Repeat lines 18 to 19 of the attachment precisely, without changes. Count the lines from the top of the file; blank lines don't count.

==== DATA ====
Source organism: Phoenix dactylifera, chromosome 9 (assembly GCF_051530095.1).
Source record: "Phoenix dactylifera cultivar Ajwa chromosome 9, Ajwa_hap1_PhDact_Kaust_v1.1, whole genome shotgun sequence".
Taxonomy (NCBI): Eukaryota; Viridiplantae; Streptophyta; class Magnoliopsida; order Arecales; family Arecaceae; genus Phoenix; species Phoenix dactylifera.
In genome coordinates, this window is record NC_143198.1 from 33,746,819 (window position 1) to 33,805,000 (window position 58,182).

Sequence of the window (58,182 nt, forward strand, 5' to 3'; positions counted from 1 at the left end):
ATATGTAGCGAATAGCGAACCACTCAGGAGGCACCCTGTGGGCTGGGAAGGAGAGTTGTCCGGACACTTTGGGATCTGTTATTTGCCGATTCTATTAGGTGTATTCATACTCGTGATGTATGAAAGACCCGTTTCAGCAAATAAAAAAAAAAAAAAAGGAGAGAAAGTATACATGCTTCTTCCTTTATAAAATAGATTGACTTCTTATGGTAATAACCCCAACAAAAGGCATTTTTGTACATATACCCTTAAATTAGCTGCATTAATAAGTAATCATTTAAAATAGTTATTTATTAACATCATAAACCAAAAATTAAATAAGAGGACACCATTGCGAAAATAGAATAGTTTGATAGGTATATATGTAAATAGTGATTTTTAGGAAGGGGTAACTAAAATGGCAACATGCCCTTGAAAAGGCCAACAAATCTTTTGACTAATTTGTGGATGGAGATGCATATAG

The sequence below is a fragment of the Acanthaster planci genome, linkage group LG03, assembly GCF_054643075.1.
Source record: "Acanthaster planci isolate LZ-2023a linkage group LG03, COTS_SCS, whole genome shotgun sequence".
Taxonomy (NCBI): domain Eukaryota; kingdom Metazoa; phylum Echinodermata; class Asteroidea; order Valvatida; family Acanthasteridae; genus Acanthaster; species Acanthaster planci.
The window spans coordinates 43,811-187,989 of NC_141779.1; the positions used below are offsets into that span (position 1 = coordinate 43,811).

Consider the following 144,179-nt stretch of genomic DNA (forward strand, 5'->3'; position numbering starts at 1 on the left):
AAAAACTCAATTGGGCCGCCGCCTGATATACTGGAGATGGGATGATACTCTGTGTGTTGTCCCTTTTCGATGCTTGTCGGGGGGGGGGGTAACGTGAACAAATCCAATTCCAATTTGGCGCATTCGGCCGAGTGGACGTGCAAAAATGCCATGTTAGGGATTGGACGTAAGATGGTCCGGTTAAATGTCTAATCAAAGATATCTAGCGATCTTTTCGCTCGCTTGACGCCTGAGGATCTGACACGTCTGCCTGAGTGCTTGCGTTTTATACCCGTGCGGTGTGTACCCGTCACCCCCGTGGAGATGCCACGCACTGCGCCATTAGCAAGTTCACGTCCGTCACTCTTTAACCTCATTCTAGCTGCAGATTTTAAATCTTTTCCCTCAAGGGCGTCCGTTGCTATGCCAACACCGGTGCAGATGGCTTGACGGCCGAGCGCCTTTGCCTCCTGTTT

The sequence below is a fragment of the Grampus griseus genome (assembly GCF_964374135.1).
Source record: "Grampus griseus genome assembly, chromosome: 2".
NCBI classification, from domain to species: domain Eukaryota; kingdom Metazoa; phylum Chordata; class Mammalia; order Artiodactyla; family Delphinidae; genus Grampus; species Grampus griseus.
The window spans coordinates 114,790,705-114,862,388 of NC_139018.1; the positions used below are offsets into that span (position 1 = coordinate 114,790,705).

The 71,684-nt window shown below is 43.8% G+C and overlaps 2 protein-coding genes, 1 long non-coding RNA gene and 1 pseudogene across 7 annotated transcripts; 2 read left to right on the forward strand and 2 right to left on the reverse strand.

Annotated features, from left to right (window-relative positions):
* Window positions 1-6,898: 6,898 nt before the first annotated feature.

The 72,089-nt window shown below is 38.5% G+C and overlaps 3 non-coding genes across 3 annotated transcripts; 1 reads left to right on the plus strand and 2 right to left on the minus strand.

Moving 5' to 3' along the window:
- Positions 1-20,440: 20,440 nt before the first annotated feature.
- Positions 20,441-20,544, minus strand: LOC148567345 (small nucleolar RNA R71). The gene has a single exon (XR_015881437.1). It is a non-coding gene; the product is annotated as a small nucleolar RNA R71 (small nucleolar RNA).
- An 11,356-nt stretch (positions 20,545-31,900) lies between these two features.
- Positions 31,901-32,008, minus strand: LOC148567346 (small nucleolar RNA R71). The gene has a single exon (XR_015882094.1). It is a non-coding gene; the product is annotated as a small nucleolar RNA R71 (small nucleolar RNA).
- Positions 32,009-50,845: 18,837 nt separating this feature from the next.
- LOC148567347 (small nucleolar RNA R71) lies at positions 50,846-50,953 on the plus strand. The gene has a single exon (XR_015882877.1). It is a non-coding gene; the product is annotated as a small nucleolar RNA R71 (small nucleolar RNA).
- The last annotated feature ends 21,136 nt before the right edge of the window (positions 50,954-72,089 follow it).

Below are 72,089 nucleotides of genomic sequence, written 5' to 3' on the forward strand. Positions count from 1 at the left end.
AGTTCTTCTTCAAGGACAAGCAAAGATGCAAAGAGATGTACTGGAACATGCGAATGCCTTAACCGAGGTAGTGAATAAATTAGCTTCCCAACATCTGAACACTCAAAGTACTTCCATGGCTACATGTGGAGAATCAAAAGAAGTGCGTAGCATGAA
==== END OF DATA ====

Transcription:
Annotated features, from left to right (window-relative positions):
* Window positions 1-6,898: 6,898 nt before the first annotated feature.